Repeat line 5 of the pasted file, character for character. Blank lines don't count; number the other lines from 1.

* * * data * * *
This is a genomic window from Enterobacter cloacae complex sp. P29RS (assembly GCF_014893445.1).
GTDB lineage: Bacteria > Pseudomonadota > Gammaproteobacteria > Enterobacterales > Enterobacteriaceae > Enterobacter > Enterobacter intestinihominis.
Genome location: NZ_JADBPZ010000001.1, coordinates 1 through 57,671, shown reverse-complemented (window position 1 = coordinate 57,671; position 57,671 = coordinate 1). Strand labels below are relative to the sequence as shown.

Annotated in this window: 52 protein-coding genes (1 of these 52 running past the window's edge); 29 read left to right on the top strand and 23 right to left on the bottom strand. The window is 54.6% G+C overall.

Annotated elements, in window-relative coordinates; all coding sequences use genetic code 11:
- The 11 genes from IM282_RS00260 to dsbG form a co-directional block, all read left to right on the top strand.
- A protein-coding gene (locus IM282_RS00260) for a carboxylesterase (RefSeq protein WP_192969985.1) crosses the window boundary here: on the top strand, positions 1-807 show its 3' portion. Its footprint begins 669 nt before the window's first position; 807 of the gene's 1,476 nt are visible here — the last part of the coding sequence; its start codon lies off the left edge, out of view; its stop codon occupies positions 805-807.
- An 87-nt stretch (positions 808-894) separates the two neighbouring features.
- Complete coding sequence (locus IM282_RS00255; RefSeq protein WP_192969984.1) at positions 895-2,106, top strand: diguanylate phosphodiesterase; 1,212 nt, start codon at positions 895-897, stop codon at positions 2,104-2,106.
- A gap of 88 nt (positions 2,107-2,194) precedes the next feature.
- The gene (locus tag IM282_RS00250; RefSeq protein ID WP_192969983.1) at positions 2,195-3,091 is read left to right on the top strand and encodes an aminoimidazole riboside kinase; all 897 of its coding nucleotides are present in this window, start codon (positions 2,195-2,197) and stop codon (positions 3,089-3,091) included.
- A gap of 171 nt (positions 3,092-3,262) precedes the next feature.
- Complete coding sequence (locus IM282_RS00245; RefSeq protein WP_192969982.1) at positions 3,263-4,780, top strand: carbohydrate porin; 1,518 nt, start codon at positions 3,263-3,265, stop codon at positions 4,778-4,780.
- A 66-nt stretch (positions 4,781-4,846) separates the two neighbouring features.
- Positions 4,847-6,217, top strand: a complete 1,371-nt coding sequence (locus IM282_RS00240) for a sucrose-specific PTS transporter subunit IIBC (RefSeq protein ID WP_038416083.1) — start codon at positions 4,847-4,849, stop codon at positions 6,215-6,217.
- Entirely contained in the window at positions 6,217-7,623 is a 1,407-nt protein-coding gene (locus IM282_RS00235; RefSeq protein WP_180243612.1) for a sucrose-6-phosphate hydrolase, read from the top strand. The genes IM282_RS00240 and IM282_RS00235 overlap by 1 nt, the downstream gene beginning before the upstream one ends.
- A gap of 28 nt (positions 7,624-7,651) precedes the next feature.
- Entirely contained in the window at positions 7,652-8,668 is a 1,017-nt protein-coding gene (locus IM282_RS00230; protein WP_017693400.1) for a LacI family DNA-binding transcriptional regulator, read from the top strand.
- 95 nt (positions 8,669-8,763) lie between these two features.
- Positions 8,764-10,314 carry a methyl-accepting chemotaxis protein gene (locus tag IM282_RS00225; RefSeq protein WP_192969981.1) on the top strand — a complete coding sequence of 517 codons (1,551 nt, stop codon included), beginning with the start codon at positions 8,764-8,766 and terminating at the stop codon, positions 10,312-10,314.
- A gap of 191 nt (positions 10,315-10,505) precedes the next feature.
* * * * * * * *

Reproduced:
Annotated elements, in window-relative coordinates; all coding sequences use genetic code 11: